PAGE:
A stainless-steel scraper system operates in a shallow pit under the slats, with manure flowing by gravity through an 8-in. main to a concrete basin that holds approximately 1.3 million gal. Rod, a certified custom manure applicator, typically applies about a million gallons of manure each fall to soybean stubble, injecting approximately 5,000 gal./acre on ground that will be planted to corn the following spring. He also draws down the level of manure in the concrete basin by applying some nutrients during the spring season.
A pair of agitators stirs the stored liquid manure for about four hours prior to hauling. Rod injects the manure about 8 in. deep behind a 7,300-gal. tanker. He cut back the wings on the injector knives so they would disturb less soil, and added a pair of disk hillers to pull dirt back over the injection slot to make sure the nutrients are sealed in.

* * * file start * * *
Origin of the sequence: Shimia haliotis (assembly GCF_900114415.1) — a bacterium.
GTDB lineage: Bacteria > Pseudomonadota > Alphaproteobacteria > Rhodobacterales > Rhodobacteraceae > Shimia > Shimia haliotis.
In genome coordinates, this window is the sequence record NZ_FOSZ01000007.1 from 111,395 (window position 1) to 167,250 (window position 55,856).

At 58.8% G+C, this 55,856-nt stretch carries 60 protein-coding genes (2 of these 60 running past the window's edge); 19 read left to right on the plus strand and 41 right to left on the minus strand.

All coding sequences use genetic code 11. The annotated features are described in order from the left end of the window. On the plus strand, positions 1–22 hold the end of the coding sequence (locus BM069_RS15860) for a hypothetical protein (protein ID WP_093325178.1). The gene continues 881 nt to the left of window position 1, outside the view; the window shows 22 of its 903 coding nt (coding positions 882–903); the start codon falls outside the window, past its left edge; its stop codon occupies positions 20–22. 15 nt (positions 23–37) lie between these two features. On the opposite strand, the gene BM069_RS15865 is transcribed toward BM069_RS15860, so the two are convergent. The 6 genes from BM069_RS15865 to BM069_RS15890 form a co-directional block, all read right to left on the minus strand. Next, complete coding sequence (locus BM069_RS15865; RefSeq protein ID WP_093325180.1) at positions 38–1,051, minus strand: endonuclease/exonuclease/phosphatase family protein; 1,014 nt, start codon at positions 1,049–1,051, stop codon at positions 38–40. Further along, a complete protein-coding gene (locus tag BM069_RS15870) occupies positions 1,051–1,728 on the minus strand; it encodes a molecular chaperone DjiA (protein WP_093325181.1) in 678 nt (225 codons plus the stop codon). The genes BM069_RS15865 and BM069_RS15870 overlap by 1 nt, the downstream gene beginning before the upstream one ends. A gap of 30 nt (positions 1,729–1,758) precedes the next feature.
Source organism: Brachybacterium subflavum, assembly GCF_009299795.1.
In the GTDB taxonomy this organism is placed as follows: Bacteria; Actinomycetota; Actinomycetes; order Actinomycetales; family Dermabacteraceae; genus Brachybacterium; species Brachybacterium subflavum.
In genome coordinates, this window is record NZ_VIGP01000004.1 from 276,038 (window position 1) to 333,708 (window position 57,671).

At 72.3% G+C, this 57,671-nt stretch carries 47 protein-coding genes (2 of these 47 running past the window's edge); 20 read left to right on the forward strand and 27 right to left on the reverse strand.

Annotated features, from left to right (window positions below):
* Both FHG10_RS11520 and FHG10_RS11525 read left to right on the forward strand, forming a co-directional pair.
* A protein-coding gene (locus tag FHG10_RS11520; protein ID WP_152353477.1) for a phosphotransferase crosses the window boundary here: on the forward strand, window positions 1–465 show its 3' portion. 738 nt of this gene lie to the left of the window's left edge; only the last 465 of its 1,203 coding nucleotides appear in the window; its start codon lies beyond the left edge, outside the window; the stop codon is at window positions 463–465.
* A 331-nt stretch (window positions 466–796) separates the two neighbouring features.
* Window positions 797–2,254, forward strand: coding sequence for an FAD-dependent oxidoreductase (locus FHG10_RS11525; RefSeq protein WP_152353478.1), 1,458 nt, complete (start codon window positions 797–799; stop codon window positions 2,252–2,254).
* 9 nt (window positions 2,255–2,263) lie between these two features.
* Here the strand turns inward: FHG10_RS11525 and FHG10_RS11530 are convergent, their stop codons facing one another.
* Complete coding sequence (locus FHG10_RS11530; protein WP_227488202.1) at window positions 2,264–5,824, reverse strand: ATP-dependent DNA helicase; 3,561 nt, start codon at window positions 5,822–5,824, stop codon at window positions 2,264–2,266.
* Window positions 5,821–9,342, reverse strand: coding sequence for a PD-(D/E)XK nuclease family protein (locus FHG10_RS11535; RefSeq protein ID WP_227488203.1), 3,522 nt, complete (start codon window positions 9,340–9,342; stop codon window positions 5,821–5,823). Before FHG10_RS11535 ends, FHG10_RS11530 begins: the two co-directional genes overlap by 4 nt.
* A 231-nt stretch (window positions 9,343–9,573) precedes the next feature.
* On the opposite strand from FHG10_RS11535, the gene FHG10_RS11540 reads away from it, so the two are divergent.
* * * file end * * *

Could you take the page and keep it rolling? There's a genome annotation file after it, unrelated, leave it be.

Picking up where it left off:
The ability to apply manure in perfectly straight, GPS-guided swaths helps boost Golden Circle’s efficiency in using manure nutrients. The family invested in an automatic guidance system for the tractor used to pull the tanker, which has paid off in application accuracy.
“You can’t just turn a manure tanker around and apply right next to your previous pass,” Rod says. “With automatic steering, the GPS allows us to move over four or five widths of the equipment and guides us right back to the other end. Now that we have the guidance system, when we go out to apply manure to 40 acres, that’s the amount of ground we cover, with no gaps and no overlaps.”
The Bices added flow-control meters to the tanker, adding another level of efficiency. Driven by a radar speed-sensing interface tied in with a Raven controller, these valves make sure that the desired volume of liquid manure is delivered to the injectors, despite any changes in speed, as the tanker moves across the field.